US Release Date: 11-26-1997
Directed by: Sean Mathias
- Clive Owen, as
- Lothaire Bluteau, as
- Ian McKellen, as
- Uncle Freddie
- Nikolaj Coster-Waldau, as
- Mick Jagger, as
- Greta / George
- Brian Webber, as
- Jude Law, as
- Paul Bettany, as
- Rachel Weisz, as
- Rupert Graves as
- Officer on Train
Clive Owen in Bent.
With so many recognizable names, and the holocaust as the subject matter, I decided to give Bent a shot. Based on a play, I was not sure what to expect. What I found was a gay love story about redemption and sacrifice. Unfortunately though, most of the famous faces are mere cameos.
Max is a gay playboy. He makes the rounds of the Berlin gay scenes. His boyfriend and roommate, Rudy, is a dancer at a club run by a drag queen, Greta/George, played well by Mick Jagger. The clubs are closing up as the Nazi's have made homosexuality a crime punishable by imprisonment. As the movie opens, Max takes a Nazi brown shirt, Wolf, home with him that he met at Greta's. He flaunts Wolf in front of Rudy. Some Nazi's come looking for Wolf, sending Max and Rudy on the lamb.
They make an effort to get out of Germany, but get captured and put on a train to a concentration camp. In a harrowing scene, Rudy is pulled into another car and beaten to death as Max listens. The Nazis then confront Max, who claims to not know Rudy.
Scared by the event, Max pretends to be a straight Jew at the camp. He is given a yellow star instead of a pink triangle. He is put to work with a gay man named Horst. Much of the rest of the film involves their dialogue. They fall in love and through Horst, Max redeems himself over how he treated Rudy.
Based on a play, I expected some great dialogue, but very little stood out. My favorite line is when Max is asking Horst about the gay clubs he visited. After finding one they had both frequented, Max asks, "And you never saw me?" and Horst answers sarcastically, "Well, actually I did. I saw you by the river. You were making a fool of yourself, and I said, someday I'll be in Dachau with that man moving rocks."
The films most memorable scene is when the two men are given a break from work. They stand next to each other in the hot sun for a few minutes. They start talking about being horny, and imagine having sex with each other. Although they do not touch or even look at each other, they are able to get each other off by their graphic sex talk. I guess they were very horny.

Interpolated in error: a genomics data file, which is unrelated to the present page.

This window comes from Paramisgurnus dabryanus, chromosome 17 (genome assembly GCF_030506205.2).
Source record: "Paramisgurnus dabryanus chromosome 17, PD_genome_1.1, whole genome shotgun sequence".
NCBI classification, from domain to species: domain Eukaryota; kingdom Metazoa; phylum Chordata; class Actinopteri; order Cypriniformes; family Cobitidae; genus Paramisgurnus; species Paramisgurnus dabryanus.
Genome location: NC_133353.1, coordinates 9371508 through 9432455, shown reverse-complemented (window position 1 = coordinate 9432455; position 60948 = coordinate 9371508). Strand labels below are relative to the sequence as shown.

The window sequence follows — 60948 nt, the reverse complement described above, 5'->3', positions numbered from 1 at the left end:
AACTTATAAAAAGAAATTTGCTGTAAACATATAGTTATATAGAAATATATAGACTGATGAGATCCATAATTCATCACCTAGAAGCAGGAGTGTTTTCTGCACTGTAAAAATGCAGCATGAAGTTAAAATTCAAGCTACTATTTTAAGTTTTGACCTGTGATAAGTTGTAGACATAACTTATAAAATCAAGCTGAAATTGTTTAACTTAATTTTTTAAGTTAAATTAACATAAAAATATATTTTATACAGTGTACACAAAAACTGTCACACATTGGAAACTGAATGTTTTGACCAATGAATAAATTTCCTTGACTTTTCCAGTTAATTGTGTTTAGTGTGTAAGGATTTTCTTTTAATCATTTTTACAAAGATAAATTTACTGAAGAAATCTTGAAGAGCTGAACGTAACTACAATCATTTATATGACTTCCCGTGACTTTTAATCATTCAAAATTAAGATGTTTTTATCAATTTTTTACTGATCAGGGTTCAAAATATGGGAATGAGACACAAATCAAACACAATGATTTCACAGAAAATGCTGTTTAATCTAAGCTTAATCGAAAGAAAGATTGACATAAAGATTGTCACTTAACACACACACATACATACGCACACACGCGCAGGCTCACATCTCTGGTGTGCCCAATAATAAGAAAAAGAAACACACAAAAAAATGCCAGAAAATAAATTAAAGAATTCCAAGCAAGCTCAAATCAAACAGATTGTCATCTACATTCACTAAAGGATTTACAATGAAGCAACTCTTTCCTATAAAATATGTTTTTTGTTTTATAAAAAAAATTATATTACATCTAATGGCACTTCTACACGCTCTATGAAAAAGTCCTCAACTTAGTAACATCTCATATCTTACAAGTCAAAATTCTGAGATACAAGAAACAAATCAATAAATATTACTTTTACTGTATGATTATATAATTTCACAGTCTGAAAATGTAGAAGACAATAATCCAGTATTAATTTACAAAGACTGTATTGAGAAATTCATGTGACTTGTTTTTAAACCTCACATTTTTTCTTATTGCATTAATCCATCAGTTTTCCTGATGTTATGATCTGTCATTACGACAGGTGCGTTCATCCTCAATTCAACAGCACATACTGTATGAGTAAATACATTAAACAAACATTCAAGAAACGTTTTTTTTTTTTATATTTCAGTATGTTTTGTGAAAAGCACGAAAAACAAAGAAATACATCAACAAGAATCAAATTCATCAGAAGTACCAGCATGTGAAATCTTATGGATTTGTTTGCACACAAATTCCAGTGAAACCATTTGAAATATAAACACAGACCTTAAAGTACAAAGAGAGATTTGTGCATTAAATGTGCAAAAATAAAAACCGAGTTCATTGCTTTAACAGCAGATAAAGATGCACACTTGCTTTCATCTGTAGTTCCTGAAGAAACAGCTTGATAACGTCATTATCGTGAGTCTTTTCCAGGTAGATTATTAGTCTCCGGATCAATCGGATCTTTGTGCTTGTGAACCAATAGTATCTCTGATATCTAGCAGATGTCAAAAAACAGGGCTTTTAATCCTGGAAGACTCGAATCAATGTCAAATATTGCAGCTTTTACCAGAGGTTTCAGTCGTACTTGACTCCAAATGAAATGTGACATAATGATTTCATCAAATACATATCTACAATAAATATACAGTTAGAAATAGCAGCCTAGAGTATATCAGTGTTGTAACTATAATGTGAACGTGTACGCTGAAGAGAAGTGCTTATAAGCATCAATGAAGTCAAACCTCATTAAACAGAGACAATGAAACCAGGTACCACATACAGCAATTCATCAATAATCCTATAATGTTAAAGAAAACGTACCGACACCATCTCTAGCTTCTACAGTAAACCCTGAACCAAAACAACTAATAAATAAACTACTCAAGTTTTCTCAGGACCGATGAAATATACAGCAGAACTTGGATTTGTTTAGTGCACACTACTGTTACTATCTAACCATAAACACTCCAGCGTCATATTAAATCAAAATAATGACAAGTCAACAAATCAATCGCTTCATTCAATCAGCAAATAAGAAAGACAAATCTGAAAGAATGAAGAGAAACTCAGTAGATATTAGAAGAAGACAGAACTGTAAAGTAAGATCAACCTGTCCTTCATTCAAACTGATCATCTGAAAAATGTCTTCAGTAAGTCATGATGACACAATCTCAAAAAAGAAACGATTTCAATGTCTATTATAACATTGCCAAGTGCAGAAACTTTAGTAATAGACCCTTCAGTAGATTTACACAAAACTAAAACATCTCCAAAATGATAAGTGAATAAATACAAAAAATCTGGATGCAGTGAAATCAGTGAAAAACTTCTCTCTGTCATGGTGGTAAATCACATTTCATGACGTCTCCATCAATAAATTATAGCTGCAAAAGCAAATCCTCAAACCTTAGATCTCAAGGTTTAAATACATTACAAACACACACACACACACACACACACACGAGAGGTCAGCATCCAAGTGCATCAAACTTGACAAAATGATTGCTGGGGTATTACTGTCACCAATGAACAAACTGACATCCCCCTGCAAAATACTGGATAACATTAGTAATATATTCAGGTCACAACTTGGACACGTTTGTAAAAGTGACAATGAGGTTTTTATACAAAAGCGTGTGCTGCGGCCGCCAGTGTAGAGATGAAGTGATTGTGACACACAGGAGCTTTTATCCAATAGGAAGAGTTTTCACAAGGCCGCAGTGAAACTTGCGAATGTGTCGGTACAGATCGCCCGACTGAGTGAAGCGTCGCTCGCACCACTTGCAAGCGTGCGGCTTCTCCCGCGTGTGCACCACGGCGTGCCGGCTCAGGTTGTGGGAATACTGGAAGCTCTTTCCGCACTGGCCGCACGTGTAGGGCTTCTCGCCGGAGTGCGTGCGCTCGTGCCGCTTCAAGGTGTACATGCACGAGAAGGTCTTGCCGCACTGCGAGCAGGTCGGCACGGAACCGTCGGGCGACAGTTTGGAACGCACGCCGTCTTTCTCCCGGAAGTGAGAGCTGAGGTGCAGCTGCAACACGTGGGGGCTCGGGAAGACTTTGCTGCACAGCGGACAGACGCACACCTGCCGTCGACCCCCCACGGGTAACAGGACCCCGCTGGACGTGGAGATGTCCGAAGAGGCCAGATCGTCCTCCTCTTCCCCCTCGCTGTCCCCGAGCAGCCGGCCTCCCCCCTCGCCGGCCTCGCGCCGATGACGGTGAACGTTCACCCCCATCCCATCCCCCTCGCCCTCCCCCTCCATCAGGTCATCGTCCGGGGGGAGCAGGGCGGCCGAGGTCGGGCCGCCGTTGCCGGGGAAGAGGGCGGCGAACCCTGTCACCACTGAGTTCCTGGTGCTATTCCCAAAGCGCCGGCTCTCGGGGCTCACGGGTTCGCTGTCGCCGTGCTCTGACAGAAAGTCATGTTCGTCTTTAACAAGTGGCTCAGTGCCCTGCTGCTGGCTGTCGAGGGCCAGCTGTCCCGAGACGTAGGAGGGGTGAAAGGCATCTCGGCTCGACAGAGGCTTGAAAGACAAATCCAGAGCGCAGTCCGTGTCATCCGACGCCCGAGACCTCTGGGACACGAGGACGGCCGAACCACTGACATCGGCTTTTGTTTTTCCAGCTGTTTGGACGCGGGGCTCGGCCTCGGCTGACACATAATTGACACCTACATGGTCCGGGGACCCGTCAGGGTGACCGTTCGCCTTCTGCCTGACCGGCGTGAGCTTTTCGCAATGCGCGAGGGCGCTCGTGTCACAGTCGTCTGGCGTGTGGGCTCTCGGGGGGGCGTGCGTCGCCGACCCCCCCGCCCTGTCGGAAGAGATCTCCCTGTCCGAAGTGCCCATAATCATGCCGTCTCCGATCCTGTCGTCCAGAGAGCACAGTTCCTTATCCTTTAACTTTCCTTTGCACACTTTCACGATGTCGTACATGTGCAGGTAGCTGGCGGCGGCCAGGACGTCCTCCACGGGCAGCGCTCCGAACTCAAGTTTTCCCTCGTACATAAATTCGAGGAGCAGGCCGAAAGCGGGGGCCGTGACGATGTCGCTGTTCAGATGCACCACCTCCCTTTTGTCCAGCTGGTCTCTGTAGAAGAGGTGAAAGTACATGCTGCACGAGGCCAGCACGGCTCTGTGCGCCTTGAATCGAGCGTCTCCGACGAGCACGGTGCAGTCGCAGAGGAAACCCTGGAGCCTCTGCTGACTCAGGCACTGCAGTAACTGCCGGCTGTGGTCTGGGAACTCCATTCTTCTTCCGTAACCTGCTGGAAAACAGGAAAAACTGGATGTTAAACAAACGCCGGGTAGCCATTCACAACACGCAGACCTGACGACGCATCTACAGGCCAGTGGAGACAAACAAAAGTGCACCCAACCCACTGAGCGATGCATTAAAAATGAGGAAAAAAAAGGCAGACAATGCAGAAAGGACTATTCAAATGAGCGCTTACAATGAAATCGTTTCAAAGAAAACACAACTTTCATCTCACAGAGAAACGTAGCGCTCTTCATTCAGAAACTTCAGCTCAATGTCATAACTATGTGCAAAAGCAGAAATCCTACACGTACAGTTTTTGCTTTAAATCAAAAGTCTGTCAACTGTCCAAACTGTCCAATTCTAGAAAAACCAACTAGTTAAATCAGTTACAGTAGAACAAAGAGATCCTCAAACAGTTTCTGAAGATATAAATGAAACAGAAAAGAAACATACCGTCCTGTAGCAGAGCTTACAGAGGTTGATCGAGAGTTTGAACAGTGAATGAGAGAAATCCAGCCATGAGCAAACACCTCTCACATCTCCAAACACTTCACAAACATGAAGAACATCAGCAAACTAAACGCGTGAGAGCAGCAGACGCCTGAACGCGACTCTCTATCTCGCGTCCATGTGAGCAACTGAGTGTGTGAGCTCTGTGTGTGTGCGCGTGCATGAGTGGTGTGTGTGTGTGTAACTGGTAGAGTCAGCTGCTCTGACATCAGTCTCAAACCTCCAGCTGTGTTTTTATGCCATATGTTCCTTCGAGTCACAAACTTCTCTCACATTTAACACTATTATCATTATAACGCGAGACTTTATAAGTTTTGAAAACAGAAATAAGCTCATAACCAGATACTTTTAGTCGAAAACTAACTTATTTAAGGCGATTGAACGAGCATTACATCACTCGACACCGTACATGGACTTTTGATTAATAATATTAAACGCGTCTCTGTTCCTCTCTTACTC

In real life gays in Nazi Germany were imprisoned, as the Jews were. However, people sent to the death camps were either killed or put to work for the war effort. In Bent, Max and Horst just move rocks and snow pointlessly. "You move rocks from there to there and then from there to back again." Perhaps I am nitpicking, but the Germans did not have enough soldiers to have one or two watch these men do nothing productive all day. It does not make sense. It is almost as big a stretch as the no touching sex scene.
The message of the film is a respectable one. Even though he is under harsh circumstances, Max learns to have pride in who he is. He took Rudy for granted, but he sacrificed for Horst. Through his relationship with Horst, Max gained honor. Is there any loftier message than that?
Max and Horst.
The first time I saw this movie the only faces I recognized were Mick Jagger and Rupert Graves. Since 1997 many in the cast have gone on to fame and fortune. As Eric pointed out most of them have very small roles here as this is for the most part a two man story.
Eric, I saw a theatrical production of Bent as well and I think it works better on the stage (on a side note, this was the first play I ever saw that featured full frontal nudity). The isolation of the area where the men move rocks seems unrealistic onscreen. And the scene where they talk each other into cumming without ever touching plays better when you cannot see their faces in close-up. Although Bluteau does a much more convincing job with his orgasmic facial expressions than Owen manages.
I’m going to give away a plot point that Eric just touched upon. In the scene on the train, the Nazis don’t actually beat Rudy to death, just near it. It is Max that is forced to hit his former lover with a stick and he is the one who actually kills Rudy. In another harrowing scene we learn that in order to prove he is not a homosexual Max had sex with a 13-year-old girl’s just murdered corpse in front of laughing Nazi soldiers. You see in the concentration camp pecking order a yellow star is preferable to a pink triangle.
The combination of these two despicable acts, which Max commits in order to stay alive, cause his sanity to stretch nearly to the breaking point with overwhelming guilt. His subsequent relationship with Horst renews his faith in life. Having Horst to talk to and connect with as a fellow human being helps keep Max alive. But this being a story about the Holocaust you should be prepared for a downer of an ending.
Bent isn’t a great film but Max’s final symbolic act of redemption is emotionally devastating. If it doesn’t move you to tears you shouldn’t call yourself human.
Photos © Copyright Channel Four Films (1997)